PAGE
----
There is so much more research to be done and some of us believe that what we are witnessing is a dangerous experiment. This is what we know so far:

People on marijuana are in an altered state and may be lulled into a sense of false security and moved toward risky behaviours, to say nothing of the risk of psychotic episodes in vulnerable youth and people who have been diagnosed with schizophrenia or bipolar disorder.

The younger people are when they begin to use marijuana, the heavier users they will become (dependence). Although the addictive properties of marijuana appear to be lower than those of nicotine and alcohol, regular use of the drug is associated with tolerance and dependence. Recent investigations have established that one in six young people and one in 10 adults are currently demonstrating marijuana dependence.

Adolescents using marijuana regularly risk dropping as many as six points off their IQ. There is a lower graduation rate, higher rate of failed relationships and difficulty holding down jobs among students who use marijuana.

Marijuana users have a distorted perception of reality. Marijuana impairs their thinking, cognition, attention, memory, motor skills and slows their reflexes. Changes in mood and appetite have also been reported. Marijuana remains in the body for a longer period than alcohol (between five and eight hours after consumption).

Smoking marijuana, like tobacco, causes lung damage. Although much more research is required, preliminary tests also indicate that there is damage to the brain (especially in young people) and to the heart.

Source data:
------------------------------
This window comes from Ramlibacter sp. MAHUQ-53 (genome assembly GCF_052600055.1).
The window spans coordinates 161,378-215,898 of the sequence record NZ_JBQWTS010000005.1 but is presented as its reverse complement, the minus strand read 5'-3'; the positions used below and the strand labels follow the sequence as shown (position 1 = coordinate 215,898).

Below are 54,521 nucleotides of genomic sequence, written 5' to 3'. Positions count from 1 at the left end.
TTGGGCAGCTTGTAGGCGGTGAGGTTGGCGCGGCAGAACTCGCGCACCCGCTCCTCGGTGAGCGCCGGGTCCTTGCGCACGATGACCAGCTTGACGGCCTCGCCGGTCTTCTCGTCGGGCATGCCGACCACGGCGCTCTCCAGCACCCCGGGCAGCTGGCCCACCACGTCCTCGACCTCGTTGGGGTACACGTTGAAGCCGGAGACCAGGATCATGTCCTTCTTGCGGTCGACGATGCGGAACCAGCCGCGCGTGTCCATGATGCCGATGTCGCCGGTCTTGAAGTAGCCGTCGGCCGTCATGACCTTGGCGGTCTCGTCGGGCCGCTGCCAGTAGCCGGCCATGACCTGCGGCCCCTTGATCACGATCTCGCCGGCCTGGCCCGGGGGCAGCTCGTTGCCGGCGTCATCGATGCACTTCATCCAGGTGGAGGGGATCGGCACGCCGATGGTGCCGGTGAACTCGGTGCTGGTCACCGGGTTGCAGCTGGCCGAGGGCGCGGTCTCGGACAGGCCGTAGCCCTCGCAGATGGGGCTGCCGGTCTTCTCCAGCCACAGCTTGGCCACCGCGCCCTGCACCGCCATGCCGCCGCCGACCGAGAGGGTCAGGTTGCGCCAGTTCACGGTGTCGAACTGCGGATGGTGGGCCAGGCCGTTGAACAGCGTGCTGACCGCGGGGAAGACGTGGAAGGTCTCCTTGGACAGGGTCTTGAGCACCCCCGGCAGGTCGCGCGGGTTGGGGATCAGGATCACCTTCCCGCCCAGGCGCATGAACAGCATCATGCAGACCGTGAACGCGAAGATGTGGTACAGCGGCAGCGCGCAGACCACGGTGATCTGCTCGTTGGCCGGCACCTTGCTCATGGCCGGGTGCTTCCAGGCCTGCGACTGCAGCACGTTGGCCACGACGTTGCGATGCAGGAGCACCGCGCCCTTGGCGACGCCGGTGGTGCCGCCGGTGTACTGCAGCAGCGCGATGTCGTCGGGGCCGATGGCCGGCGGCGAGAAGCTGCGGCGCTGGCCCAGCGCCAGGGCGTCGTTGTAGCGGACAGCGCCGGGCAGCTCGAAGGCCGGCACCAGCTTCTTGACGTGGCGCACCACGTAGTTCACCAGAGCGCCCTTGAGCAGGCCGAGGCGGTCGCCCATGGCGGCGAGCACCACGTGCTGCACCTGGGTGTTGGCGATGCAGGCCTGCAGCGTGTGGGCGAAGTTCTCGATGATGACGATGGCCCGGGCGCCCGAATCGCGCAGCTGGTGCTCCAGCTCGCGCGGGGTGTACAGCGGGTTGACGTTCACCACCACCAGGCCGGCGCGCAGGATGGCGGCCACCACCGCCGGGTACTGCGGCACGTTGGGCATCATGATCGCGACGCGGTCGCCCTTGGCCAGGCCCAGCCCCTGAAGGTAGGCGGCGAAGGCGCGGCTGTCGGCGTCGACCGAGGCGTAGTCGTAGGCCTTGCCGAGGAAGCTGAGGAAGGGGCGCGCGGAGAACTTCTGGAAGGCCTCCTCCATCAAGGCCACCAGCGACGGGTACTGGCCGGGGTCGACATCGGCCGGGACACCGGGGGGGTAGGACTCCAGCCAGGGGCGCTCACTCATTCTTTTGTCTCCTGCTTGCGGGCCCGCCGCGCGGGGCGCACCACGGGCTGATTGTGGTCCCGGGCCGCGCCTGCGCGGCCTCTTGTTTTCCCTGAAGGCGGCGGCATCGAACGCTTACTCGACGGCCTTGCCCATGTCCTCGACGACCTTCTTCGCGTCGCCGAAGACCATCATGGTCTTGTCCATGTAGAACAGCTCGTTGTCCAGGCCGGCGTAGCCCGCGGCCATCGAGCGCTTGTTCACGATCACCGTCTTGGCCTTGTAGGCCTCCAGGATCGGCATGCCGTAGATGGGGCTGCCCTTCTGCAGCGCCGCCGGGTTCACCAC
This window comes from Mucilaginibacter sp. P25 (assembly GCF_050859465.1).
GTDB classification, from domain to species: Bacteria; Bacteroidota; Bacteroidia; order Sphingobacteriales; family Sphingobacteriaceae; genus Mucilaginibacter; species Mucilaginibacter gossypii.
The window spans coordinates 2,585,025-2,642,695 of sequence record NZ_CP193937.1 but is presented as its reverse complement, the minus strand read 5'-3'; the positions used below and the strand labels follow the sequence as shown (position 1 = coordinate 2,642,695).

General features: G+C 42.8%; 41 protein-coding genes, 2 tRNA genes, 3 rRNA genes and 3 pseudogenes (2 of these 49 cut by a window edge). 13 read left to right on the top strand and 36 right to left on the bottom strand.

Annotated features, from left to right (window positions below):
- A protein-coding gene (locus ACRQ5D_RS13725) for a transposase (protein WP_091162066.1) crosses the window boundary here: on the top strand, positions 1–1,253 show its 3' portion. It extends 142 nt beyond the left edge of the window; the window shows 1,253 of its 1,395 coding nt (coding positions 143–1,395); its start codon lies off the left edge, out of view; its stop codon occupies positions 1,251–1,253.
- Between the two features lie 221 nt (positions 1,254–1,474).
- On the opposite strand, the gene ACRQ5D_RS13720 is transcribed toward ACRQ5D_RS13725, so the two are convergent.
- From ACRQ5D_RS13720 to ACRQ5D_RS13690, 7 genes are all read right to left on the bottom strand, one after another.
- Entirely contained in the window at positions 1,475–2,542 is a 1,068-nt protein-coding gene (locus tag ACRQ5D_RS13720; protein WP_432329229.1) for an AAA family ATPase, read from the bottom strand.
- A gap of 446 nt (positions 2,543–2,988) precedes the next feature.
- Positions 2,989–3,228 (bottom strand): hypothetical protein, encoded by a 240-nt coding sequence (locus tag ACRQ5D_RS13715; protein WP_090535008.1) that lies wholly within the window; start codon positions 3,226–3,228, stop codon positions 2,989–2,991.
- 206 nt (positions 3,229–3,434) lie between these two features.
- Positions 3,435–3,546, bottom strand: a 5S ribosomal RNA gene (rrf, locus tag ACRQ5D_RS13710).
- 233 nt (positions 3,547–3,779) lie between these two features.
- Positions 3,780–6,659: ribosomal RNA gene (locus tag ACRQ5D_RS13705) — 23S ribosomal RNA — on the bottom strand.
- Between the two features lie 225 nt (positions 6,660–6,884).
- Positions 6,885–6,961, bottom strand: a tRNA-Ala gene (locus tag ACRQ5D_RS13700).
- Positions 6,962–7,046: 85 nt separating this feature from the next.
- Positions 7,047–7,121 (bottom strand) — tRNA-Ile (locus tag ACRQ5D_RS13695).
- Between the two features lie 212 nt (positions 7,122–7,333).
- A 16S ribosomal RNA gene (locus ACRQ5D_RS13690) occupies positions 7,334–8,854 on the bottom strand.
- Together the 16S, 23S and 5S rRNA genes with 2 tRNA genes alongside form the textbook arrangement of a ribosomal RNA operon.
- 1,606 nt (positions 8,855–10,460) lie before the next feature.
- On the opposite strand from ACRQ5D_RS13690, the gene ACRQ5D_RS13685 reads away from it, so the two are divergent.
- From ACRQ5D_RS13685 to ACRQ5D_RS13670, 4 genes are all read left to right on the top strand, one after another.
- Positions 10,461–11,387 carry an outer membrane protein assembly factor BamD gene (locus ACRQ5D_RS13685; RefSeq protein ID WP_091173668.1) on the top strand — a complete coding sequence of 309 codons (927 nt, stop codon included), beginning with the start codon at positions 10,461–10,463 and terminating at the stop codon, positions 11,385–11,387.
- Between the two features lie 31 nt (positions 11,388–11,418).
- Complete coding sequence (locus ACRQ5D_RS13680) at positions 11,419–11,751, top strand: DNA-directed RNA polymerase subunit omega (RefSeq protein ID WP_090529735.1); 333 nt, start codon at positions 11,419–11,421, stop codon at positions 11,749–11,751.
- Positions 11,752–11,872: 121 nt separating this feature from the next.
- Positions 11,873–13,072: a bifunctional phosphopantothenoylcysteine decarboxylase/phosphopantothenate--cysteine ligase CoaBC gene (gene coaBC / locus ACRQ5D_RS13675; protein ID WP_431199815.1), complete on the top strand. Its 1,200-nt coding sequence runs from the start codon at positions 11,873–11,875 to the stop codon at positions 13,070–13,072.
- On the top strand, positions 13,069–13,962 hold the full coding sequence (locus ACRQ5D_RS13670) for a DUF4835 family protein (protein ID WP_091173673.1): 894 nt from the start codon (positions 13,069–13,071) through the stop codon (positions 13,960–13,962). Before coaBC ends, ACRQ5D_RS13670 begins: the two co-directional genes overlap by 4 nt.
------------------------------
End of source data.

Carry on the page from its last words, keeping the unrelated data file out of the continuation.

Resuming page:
Women who use marijuana while pregnant may give birth to smaller babies (just as with those smoking tobacco) and, since the drug passes into the fetus via the umbilical cord or through breast feeding, babies could be at risk for dependence, cognitive difficulties, mood disorders and many other difficulties similar to those associated with fetal alcohol syndrome. Again, more research is required to investigate this.

We need to remember that not everyone who uses marijuana progresses to hard drugs, but research indicates that almost all those who use hard drugs began with marijuana!

Let’s hope the police force, doctors and surgeons, teachers, nurses and airline pilots to name a few, are intelligent enough to stay away from this newly legalized drug! And watch out if you’re on the road — it’s going to be a jungle out there!

Allow me first to state that I am in favour of marijuana use for medical purposes, even though it has only, so far, been proven successful in relieving pain in 40 per cent of users. Along with most medical doctors, I do not support marijuana for